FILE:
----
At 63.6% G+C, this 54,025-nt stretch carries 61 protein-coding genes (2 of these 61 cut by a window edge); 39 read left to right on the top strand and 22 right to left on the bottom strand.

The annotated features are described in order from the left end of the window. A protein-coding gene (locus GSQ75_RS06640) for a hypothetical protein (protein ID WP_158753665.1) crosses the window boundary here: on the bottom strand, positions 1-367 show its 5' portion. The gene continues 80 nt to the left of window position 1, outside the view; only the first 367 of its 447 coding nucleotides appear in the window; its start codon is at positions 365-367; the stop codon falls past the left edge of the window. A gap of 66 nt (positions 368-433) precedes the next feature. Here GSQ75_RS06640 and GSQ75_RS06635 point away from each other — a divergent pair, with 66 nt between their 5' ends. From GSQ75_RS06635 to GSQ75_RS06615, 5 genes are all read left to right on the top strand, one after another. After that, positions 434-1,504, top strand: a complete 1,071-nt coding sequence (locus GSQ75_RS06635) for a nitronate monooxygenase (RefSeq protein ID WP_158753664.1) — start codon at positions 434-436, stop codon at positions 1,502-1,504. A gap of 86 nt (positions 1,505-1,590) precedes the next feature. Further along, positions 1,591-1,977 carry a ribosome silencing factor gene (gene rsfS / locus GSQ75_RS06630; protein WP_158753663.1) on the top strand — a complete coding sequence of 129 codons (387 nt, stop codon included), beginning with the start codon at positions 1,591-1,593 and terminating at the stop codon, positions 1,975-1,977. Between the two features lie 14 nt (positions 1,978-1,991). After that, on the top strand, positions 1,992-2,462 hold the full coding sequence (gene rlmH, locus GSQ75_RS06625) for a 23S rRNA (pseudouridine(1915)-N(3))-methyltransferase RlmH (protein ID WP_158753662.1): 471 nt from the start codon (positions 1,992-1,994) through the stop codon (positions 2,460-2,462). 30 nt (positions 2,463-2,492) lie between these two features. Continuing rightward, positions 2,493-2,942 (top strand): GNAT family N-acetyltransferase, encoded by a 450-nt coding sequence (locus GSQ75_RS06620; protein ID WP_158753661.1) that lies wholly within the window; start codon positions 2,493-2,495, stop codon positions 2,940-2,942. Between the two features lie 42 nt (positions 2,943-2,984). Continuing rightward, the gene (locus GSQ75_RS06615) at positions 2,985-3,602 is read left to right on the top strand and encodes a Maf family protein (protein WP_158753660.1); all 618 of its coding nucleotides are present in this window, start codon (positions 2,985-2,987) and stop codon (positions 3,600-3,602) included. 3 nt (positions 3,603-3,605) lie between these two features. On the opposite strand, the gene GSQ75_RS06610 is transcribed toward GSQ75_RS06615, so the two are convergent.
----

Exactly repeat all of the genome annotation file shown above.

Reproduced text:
At 63.6% G+C, this 54,025-nt stretch carries 61 protein-coding genes (2 of these 61 cut by a window edge); 39 read left to right on the top strand and 22 right to left on the bottom strand.

The annotated features are described in order from the left end of the window. A protein-coding gene (locus GSQ75_RS06640) for a hypothetical protein (protein ID WP_158753665.1) crosses the window boundary here: on the bottom strand, positions 1-367 show its 5' portion. The gene continues 80 nt to the left of window position 1, outside the view; only the first 367 of its 447 coding nucleotides appear in the window; its start codon is at positions 365-367; the stop codon falls past the left edge of the window. A gap of 66 nt (positions 368-433) precedes the next feature. Here GSQ75_RS06640 and GSQ75_RS06635 point away from each other — a divergent pair, with 66 nt between their 5' ends. From GSQ75_RS06635 to GSQ75_RS06615, 5 genes are all read left to right on the top strand, one after another. After that, positions 434-1,504, top strand: a complete 1,071-nt coding sequence (locus GSQ75_RS06635) for a nitronate monooxygenase (RefSeq protein ID WP_158753664.1) — start codon at positions 434-436, stop codon at positions 1,502-1,504. A gap of 86 nt (positions 1,505-1,590) precedes the next feature. Further along, positions 1,591-1,977 carry a ribosome silencing factor gene (gene rsfS / locus GSQ75_RS06630; protein WP_158753663.1) on the top strand — a complete coding sequence of 129 codons (387 nt, stop codon included), beginning with the start codon at positions 1,591-1,593 and terminating at the stop codon, positions 1,975-1,977. Between the two features lie 14 nt (positions 1,978-1,991). After that, on the top strand, positions 1,992-2,462 hold the full coding sequence (gene rlmH, locus GSQ75_RS06625) for a 23S rRNA (pseudouridine(1915)-N(3))-methyltransferase RlmH (protein ID WP_158753662.1): 471 nt from the start codon (positions 1,992-1,994) through the stop codon (positions 2,460-2,462). 30 nt (positions 2,463-2,492) lie between these two features. Continuing rightward, positions 2,493-2,942 (top strand): GNAT family N-acetyltransferase, encoded by a 450-nt coding sequence (locus GSQ75_RS06620; protein ID WP_158753661.1) that lies wholly within the window; start codon positions 2,493-2,495, stop codon positions 2,940-2,942. Between the two features lie 42 nt (positions 2,943-2,984). Continuing rightward, the gene (locus GSQ75_RS06615) at positions 2,985-3,602 is read left to right on the top strand and encodes a Maf family protein (protein WP_158753660.1); all 618 of its coding nucleotides are present in this window, start codon (positions 2,985-2,987) and stop codon (positions 3,600-3,602) included. 3 nt (positions 3,603-3,605) lie between these two features. On the opposite strand, the gene GSQ75_RS06610 is transcribed toward GSQ75_RS06615, so the two are convergent.